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Heed the Evidence--Wear Your Seat Belt : Valley accident reports indicate buckling up saves lives

Statistics show that more American motorists are buckling their seat belts, and that California is leading the nation in this respect. But a perusal of the news since late November seems to provide scant evidence to support that good news. Throughout the San Fernando Valley and its environs, people failed to take this simple step of self-preservation, and died because of it. What gives?

Over the New Year’s holiday weekend, for example, Carlos Edmundo Flores of Sepulveda became the first Valley motorist of the year to die in a traffic accident while not wearing a seat belt.

And the frightening traffic accident at Louise Avenue and Sherman Way in Van Nuys late last month served as one of several other examples of the tragedy that can result when people fail to fasten their seat belts. Of the eight people critically injured in that accident, only two were wearing seat belts. It’s a familiar litany that was repeated near Gorman later in the week, where dozens of vehicles were involved in wrecks on the Golden State Freeway in the Tejon Pass. Motorists saw that fog had cut visibility to two feet. Talk about a time when one ought to have had one’s seat belt tightly cinched.

On another recent day, on California 126 near the Ventura and Los Angeles county line, a teen-ager was killed and her sister seriously injured when their car careened off the roadway. They were not wearing seat belts.

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A few days earlier, two 22-year-old men were ejected from their vehicle and killed in a crash on the Antelope Valley Freeway near Agua Dulce. Again, no seat belts.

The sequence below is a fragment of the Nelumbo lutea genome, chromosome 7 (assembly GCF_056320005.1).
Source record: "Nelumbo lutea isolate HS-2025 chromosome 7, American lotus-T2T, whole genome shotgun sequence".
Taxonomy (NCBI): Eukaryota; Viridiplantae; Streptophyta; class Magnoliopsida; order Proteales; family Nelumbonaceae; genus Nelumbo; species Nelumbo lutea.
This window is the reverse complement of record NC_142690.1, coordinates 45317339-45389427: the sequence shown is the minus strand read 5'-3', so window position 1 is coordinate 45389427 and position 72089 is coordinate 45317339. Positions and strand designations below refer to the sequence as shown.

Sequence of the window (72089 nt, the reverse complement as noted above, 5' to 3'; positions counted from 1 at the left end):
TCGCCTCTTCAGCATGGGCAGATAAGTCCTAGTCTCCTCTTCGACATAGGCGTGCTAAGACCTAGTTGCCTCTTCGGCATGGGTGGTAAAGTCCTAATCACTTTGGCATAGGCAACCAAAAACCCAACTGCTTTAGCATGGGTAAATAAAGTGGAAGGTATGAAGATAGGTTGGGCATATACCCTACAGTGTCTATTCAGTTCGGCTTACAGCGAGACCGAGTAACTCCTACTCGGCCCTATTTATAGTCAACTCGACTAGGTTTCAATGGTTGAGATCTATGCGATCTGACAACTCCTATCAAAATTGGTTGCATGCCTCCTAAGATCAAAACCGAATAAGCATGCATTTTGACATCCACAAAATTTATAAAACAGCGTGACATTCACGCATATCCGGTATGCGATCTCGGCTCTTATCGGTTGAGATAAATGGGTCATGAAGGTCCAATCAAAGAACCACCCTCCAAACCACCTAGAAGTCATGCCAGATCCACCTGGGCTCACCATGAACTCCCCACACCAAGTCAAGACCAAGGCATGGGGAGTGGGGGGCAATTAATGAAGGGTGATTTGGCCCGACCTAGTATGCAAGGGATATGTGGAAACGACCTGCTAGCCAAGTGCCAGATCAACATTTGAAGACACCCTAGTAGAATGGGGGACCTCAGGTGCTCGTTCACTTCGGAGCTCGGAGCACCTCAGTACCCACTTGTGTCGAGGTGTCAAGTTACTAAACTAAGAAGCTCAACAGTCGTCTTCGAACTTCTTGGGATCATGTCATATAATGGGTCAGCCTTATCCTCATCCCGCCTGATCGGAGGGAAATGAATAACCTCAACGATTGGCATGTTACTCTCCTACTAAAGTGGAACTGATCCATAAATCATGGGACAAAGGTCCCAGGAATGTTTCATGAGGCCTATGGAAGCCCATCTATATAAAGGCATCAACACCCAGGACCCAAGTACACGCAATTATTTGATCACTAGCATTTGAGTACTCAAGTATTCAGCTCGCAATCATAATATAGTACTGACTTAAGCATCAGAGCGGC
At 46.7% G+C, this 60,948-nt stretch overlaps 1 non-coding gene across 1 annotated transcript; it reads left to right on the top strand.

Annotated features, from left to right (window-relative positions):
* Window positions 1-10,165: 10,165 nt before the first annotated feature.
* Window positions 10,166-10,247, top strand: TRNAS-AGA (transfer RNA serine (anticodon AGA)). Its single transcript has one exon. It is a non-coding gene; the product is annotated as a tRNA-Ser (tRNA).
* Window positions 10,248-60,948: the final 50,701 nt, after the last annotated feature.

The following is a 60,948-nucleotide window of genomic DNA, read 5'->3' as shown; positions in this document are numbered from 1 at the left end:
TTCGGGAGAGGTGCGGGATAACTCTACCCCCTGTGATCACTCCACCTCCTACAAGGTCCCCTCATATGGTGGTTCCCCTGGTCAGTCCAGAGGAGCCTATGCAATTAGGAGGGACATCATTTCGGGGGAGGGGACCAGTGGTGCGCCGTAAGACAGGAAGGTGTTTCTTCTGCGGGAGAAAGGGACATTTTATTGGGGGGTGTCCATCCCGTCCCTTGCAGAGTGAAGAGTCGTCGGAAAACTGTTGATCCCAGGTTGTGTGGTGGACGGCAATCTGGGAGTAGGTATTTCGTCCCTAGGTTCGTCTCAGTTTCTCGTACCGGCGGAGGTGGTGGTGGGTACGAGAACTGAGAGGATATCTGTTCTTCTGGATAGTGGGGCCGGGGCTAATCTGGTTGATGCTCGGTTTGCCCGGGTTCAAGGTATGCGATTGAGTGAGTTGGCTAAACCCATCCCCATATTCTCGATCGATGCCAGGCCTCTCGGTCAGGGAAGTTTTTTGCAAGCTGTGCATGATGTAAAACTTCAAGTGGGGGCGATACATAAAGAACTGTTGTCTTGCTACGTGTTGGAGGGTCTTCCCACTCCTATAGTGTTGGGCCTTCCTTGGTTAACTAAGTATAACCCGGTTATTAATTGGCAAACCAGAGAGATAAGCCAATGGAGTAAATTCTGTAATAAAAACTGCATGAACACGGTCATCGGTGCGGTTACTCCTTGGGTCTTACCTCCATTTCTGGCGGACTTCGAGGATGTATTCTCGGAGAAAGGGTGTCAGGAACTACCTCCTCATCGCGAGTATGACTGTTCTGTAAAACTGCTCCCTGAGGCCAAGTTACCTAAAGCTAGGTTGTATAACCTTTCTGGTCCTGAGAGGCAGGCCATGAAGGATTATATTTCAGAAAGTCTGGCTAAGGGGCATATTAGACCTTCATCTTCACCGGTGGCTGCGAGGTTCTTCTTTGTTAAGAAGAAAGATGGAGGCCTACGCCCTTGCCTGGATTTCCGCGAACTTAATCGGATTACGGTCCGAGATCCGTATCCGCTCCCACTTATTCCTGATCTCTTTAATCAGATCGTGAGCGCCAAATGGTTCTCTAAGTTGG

A 38-year-old Panorama City man had been recently ticketed for not wearing his seat belt. He did not heed the warning and was killed in December when his car crashed into a traffic light pole. He was not wearing the seat belt.

A 27-year-old woman lost control of her car on Bouquet Canyon Road near Santa Clarita. She died. She was not wearing a seat belt.

In a two-car collision in Palmdale, three out of the four people involved were wearing seat belts. They survived. One was not wearing a seat belt. She was killed when she was ejected from the car.

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A Los Angeles police sergeant totaled her car on Dec. 22 when she hit a truck while rushing to the scene of a robbery. Sgt. Corina Gabrielle Smith was traveling between 45 and 60 m.p.h. at the time. She was wearing a seat belt, and escaped with a few sprains. And we have at least one other example of the need to wear seat belts.

On Dec. 16, a car carrying two Cal State Northridge softball players was struck nearly head-on by a pickup truck that was traveling at about 50 m.p.h. The lives of both players were probably saved, said police, because they were wearing their seat belts.

There are enough laws on the books. Indeed, California was the first state in the nation to upgrade its seat belt law to a “primary” offense, in 1993. That meant that law enforcement officers could stop motorists for not wearing their seat belts and did not require any other reason to pull them over.

A state law also went into effect last year that barred pickup truck passengers from riding in the bed of the truck without seat belts. And a law that raises the penalties for transporting young children without seat belts went into effect on Jan. 1. The cost of a first offense here will now be $50 instead of $20, and $100 instead of $50 on subsequent offenses.

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Maybe the small fine associated with the adult seat belt law is part of the problem. The penalty for the first offense for not wearing a seat belt is $22. That’s just $2 above what it costs to leave your car at a parking meter on the street without feeding it a quarter. Maybe a heftier fine would persuade more adults to buckle up every time they get behind the wheel.


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